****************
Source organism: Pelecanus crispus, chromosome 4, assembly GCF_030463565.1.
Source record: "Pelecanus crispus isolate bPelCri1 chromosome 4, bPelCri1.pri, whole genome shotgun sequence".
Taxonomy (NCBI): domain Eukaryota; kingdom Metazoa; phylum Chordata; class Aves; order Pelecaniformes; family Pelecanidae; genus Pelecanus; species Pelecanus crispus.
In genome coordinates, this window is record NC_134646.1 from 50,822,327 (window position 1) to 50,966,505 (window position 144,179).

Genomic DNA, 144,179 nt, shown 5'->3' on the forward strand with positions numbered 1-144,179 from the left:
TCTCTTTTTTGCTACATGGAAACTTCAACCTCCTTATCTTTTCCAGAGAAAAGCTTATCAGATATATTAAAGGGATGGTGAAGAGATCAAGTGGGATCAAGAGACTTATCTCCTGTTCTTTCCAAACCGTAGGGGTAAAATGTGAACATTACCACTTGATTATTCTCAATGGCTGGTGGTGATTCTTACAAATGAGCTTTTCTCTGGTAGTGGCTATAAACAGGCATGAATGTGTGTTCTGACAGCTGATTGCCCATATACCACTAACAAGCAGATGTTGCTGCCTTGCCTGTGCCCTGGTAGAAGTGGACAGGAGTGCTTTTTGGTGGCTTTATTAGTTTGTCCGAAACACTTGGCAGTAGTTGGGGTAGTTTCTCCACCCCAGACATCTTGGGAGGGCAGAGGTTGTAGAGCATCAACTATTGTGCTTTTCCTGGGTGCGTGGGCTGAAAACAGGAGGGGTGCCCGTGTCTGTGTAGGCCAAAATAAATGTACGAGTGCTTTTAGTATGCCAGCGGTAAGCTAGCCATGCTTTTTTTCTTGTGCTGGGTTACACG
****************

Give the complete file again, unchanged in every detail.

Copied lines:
Source organism: Pelecanus crispus, chromosome 4, assembly GCF_030463565.1.
Source record: "Pelecanus crispus isolate bPelCri1 chromosome 4, bPelCri1.pri, whole genome shotgun sequence".
Taxonomy (NCBI): domain Eukaryota; kingdom Metazoa; phylum Chordata; class Aves; order Pelecaniformes; family Pelecanidae; genus Pelecanus; species Pelecanus crispus.
In genome coordinates, this window is record NC_134646.1 from 50,822,327 (window position 1) to 50,966,505 (window position 144,179).

Genomic DNA, 144,179 nt, shown 5'->3' on the forward strand with positions numbered 1-144,179 from the left:
TCTCTTTTTTGCTACATGGAAACTTCAACCTCCTTATCTTTTCCAGAGAAAAGCTTATCAGATATATTAAAGGGATGGTGAAGAGATCAAGTGGGATCAAGAGACTTATCTCCTGTTCTTTCCAAACCGTAGGGGTAAAATGTGAACATTACCACTTGATTATTCTCAATGGCTGGTGGTGATTCTTACAAATGAGCTTTTCTCTGGTAGTGGCTATAAACAGGCATGAATGTGTGTTCTGACAGCTGATTGCCCATATACCACTAACAAGCAGATGTTGCTGCCTTGCCTGTGCCCTGGTAGAAGTGGACAGGAGTGCTTTTTGGTGGCTTTATTAGTTTGTCCGAAACACTTGGCAGTAGTTGGGGTAGTTTCTCCACCCCAGACATCTTGGGAGGGCAGAGGTTGTAGAGCATCAACTATTGTGCTTTTCCTGGGTGCGTGGGCTGAAAACAGGAGGGGTGCCCGTGTCTGTGTAGGCCAAAATAAATGTACGAGTGCTTTTAGTATGCCAGCGGTAAGCTAGCCATGCTTTTTTTCTTGTGCTGGGTTACACG